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FDA_ EPA and USDA Conclude That Accidental Release of Genetically Engineered Cotton Poses No Safety Risk to Humans or Animals

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Siobhan DeLancey, FDA 301-827-0857
Dale Kemery, EPA 202-564-7839
Rachel Iadicicco APHIS 301-734-3255

December 3, 2008

The U.S. government announced today that there is no food or feed safety concern from an incident in which a small portion of an unauthorized genetically engineered (GE) cotton variety was harvested along with commercially available GE cotton.

The U.S. Department of Health and Human Services' Food and Drug Administration (FDA), the U.S. Environmental Protection Agency (EPA), and the U.S. Department of Agriculture's (USDA) Animal and Plant Health Inspection Service (APHIS) are working together following notification by the Monsanto Company that a small amount--less than an acre--of an unauthorized GE cotton variety was harvested along with 54 acres of a commercially available GE cotton variety. This unauthorized GE cotton variety produces a pesticide that is a plant-incorporated protectant (PIP) nearly identical to a registered product already in a marketed corn variety. EPA and FDA have concluded that there are no food or feed safety concerns related to this incident. Also, if animals had consumed meal made from the unauthorized GE cotton variety, there would be no residues in the meat, milk or eggs. Additionally, USDA has determined that the unauthorized GE cotton poses no plant pest concerns.

According to Monsanto, an estimated 60 tons of cottonseed was harvested, of which less than 0.5 percent was from the unauthorized GE cotton variety. Government policies for handling low-level presence (LLP) of unauthorized materials are applicable to incidents in which unauthorized materials become inadvertently mixed with commercial grain or seed. FDA, EPA and USDA are working together to investigate the matter.

The U.S. government is investigating whether a small amount of meal from the unauthorized GE cotton variety may have been inadvertently released into the animal feed supply. It is important to note that it has not been determined whether unauthorized cottonseed meal actually entered the feed supply. The processor is holding potentially affected material (both processed and unprocessed) pending further investigation.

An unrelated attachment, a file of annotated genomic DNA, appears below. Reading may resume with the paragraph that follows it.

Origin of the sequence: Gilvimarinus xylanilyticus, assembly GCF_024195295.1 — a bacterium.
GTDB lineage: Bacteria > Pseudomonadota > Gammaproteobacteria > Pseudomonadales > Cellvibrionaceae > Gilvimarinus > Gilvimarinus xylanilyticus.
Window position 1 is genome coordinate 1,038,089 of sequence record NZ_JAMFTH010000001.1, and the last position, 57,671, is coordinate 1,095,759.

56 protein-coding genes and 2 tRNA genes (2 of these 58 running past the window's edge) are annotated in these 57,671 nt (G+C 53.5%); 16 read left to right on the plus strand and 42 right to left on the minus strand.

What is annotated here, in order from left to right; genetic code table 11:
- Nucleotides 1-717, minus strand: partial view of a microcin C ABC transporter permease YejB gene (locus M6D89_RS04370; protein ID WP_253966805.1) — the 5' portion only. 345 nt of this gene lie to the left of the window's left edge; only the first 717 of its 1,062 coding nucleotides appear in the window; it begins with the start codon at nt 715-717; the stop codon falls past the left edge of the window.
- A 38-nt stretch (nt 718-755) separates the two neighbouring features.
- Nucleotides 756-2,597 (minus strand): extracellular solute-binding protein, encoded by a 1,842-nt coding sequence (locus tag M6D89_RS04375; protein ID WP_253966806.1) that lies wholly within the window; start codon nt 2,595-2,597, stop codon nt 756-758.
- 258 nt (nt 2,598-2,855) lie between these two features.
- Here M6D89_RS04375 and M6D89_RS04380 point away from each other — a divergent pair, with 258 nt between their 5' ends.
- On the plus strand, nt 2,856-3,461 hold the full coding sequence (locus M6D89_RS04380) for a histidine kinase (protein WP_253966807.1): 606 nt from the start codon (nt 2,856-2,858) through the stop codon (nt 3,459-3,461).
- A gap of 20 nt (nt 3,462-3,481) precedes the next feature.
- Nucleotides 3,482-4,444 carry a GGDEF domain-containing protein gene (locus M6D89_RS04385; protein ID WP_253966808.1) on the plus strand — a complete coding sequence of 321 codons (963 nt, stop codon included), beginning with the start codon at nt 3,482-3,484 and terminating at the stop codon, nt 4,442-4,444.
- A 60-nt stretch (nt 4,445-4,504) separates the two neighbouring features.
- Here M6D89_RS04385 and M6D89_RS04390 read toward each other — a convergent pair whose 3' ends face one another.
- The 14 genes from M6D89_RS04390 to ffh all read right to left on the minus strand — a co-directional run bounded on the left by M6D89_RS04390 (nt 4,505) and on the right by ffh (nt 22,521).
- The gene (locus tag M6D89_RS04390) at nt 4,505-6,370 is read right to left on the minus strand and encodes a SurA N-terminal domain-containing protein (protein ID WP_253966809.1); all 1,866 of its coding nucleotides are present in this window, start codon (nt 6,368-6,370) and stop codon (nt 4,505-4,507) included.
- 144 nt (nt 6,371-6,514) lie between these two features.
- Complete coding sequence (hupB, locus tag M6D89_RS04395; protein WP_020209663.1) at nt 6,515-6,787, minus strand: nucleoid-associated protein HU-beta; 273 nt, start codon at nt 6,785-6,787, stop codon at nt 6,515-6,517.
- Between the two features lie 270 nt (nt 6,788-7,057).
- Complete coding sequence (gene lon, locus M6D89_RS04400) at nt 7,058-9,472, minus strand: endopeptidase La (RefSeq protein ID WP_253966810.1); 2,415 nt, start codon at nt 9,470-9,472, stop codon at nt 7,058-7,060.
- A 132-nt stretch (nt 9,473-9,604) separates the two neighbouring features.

Based on additional data provided by Monsanto on the protein produced in the GE cotton--a variant of Cry 1A 105 that acts as a pesticide against cotton insect pests--EPA has concluded that there would be no risk to animals consuming small amounts of feed from the unauthorized cotton, nor to humans from consuming meat or milk from these animals. While EPA has concluded that consuming small amounts of the cottonseed poses no food or animal feed safety risks, under that Agency's LLP policy, the presence of this material in food or feed would be illegal.

FDA, USDA and EPA are the three government entities primarily responsible for regulatory oversight of GE crop plants and their products. Their responsibilities are complementary. FDA has jurisdiction over food and feed uses of all foods from plants. USDA has jurisdiction over the introduction into the environment of GE plants which may be plant pests. EPA regulates pesticides produced by GE plants such as the pesticidal protein produced by the cotton in this case. These pesticides are called PIPs.

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